Identity Management. This is unsolved for the net at large and is destroying communication on the net. It’s arguably one of the most serious problems in the world today because if we can’t communicate, and know that other parties are real, then we don’t have a civilization. It is a critical problem for AR as well because you cannot have spam and garbage content in your face. The approach I mentioned above is to have users self-sign their utterances. On top of this would be conventional services to build up follow lists of people (or what I call emitters) and then arbitration between those emitters using a strategy to score emitters based on the quality of what they say, somewhat like a weighted contextual network graph.
An architectural observation regarding geolocation of all objects
One other technical point deserves a bit more elaboration. Before we started we had to answer the question of “how do we represent or store the location of virtual objects?”. Perhaps this isn’t a great conversation starter at the pub on a Saturday night, but it’s important nevertheless.
We take so many things for granted in the real world – signs, streetlights, buildings. We expect them to stick around even when you look away. But programming is like universe building, you have to do everything by hand.
The approach we took may seem obvious: to define object position with GPS coordinates. We give every object a latitude, longitude and elevation (as well as orientation).
But the gotcha is that phones today don’t have precise geolocation. We had to write a wrapper of our own. When users start our app we build up (or load) an augmented reality map of the area. That map can be saved back to a server with a precise geolocation. Once there is a map of a room, then everything in that map is also very precisely geo-located. This means everything you place or do in our app is in fact specified in earth global coordinates.
Blair points out that although modern smartphones (or devices) today don’t have very accurate GPS, this is likely to change soon. We expect that in the next year or two GPS will become hyper-precise – augmented by 3d depth maps of the landscape – making our wrapper optional.
Our exploration has been taking place in conversation and code. Personally I enjoy this praxis — spending some time talking, and then implementing a working proof of concept. Nothing clarifies thinking like actually trying to build an example.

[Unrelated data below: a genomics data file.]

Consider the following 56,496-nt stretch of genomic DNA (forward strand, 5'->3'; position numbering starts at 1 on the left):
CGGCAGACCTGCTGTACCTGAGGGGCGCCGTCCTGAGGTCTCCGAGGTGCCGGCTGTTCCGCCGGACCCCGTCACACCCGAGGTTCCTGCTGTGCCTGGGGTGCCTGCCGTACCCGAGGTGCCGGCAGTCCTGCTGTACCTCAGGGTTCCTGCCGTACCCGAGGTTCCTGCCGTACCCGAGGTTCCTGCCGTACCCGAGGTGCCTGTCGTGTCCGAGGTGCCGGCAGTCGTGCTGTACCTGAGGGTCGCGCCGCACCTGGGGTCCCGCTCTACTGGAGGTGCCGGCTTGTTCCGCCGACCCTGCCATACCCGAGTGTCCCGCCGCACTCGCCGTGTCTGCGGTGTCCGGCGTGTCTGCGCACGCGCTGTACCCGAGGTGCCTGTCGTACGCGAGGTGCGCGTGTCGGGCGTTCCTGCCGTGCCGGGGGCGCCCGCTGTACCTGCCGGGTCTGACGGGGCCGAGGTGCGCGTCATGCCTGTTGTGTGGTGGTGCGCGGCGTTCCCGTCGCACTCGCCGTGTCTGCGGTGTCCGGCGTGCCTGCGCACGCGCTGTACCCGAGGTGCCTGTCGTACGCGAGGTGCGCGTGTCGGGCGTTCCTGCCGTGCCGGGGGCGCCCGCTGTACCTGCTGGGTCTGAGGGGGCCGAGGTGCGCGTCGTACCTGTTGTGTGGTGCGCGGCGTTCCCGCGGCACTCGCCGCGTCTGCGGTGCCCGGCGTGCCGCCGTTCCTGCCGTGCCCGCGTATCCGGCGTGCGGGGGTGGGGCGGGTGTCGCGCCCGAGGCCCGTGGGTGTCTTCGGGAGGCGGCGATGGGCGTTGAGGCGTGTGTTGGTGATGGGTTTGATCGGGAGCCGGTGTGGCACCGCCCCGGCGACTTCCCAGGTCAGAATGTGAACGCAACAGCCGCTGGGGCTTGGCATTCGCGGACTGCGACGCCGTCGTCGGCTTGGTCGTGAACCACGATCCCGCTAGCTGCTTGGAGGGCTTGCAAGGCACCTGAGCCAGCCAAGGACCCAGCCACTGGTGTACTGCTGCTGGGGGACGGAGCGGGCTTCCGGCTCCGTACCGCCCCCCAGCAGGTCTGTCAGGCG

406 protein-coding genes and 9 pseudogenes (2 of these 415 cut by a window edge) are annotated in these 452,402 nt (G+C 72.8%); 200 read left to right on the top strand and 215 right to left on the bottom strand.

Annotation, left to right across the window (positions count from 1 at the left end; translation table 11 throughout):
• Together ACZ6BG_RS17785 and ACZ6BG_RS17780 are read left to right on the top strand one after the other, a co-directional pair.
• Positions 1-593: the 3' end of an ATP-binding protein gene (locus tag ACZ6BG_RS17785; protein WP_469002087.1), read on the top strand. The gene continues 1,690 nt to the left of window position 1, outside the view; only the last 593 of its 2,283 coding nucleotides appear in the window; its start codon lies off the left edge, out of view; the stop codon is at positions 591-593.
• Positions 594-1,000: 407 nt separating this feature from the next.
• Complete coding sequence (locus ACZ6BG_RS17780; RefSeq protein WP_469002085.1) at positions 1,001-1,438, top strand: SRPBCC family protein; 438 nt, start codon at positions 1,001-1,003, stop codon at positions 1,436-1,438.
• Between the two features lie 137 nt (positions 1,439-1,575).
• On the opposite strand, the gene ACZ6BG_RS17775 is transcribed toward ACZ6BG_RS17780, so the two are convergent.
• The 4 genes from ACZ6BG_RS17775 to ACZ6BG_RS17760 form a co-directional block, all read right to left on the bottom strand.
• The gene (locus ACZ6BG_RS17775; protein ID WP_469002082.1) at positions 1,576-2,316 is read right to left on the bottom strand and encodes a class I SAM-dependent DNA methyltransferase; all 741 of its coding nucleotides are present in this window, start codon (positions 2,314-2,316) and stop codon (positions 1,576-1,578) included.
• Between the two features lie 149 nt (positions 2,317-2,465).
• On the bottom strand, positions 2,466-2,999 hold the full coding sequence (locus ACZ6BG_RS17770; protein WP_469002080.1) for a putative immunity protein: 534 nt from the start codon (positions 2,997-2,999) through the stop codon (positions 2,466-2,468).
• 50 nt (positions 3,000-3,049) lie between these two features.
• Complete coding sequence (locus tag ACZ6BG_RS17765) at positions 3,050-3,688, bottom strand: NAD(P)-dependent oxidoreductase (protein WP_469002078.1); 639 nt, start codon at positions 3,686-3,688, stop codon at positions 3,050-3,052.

At the 10,000 foot view, at the idealistic end of the spectrum, it is becoming obvious that we all have different ideas of what AR is or will be. The AR view I crave is one of many different information objects from many of different providers — personal reminders, city traffic overlays, weather bots, friend location notifiers, contrails of my previous trajectories through space etc. It feels like a creative medium. I see users wanting to author objects, where different objects have different priorities, where different objects are “alive” — that they have their own will, mobility and their own interactions with each other. In this way an AR view echoes a natural view of the default world— with all kinds of entities competing for our attention.
Stepping back even further — at a 100,000 foot view — there are several fundamental communication patterns that humans use creatively. We use visual media (signage) and we use audio (speaking, voice chat). We have high-resolution high-fidelity expressive capabilities, that includes our body language, our hand gestures, and especially a hugely rich facial expressiveness. We also have text-based media — and many other kinds of media. It feels like when anybody builds a communication medium that easily allows humans to channel some of their high-bandwidth needs over that pipeline, that medium can become very popular. Skype, messaging, wikis, even music — all of these things meet fundamental expressive human drives; they are channels for output and expressiveness.
In that light a question that’s emerging for me is “Is sharing 3D objects in space in space a fundamental communication medium?”. If so then the question becomes more “What are reasons to NOT build a minimal capability to express the persistent 3d placement of objects in space?”. Clearly work needs to make money and be sustainable for people who make the work. Are we tapping into something fundamental enough, valuable enough, even in early incarnations, that people will spend money (or energy) on it? I posit that if we help express fundamental human communication patterns — we all succeed.
What’s surprising is the power of persistence. When the experience works well I have the mental illusion that my room indeed has these virtual images and objects in it. Our minds seem deeply fooled by the illusion of persistence. Similar to using the Magic Leap there’s a sense of “magic” — the sense that there’s another world — that you can see if you squint just right. Even after you put down the device that feeling lingers. Augmented Reality is starting to feel real.